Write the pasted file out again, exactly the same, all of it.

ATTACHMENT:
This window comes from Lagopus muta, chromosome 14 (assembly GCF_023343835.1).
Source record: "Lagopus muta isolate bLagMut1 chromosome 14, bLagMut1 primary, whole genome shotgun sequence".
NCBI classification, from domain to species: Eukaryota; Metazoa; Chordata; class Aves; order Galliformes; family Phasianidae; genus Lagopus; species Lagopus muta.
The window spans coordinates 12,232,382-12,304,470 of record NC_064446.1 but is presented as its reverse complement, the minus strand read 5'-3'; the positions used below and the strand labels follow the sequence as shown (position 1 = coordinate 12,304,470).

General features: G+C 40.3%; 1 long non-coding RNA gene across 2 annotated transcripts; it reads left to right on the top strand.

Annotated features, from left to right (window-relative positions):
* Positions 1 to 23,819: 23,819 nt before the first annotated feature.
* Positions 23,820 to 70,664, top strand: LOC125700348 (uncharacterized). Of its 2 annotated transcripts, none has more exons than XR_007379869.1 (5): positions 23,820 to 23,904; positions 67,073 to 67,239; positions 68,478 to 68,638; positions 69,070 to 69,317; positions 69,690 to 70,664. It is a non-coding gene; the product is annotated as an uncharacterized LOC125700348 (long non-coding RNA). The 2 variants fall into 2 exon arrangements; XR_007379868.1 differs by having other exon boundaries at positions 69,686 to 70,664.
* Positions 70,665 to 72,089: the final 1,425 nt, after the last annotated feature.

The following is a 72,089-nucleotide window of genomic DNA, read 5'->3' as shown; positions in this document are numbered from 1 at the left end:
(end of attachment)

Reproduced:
This window comes from Lagopus muta, chromosome 14 (assembly GCF_023343835.1).
Source record: "Lagopus muta isolate bLagMut1 chromosome 14, bLagMut1 primary, whole genome shotgun sequence".
NCBI classification, from domain to species: Eukaryota; Metazoa; Chordata; class Aves; order Galliformes; family Phasianidae; genus Lagopus; species Lagopus muta.
The window spans coordinates 12,232,382-12,304,470 of record NC_064446.1 but is presented as its reverse complement, the minus strand read 5'-3'; the positions used below and the strand labels follow the sequence as shown (position 1 = coordinate 12,304,470).

General features: G+C 40.3%; 1 long non-coding RNA gene across 2 annotated transcripts; it reads left to right on the top strand.

Annotated features, from left to right (window-relative positions):
* Positions 1 to 23,819: 23,819 nt before the first annotated feature.
* Positions 23,820 to 70,664, top strand: LOC125700348 (uncharacterized). Of its 2 annotated transcripts, none has more exons than XR_007379869.1 (5): positions 23,820 to 23,904; positions 67,073 to 67,239; positions 68,478 to 68,638; positions 69,070 to 69,317; positions 69,690 to 70,664. It is a non-coding gene; the product is annotated as an uncharacterized LOC125700348 (long non-coding RNA). The 2 variants fall into 2 exon arrangements; XR_007379868.1 differs by having other exon boundaries at positions 69,686 to 70,664.
* Positions 70,665 to 72,089: the final 1,425 nt, after the last annotated feature.

The following is a 72,089-nucleotide window of genomic DNA, read 5'->3' as shown; positions in this document are numbered from 1 at the left end: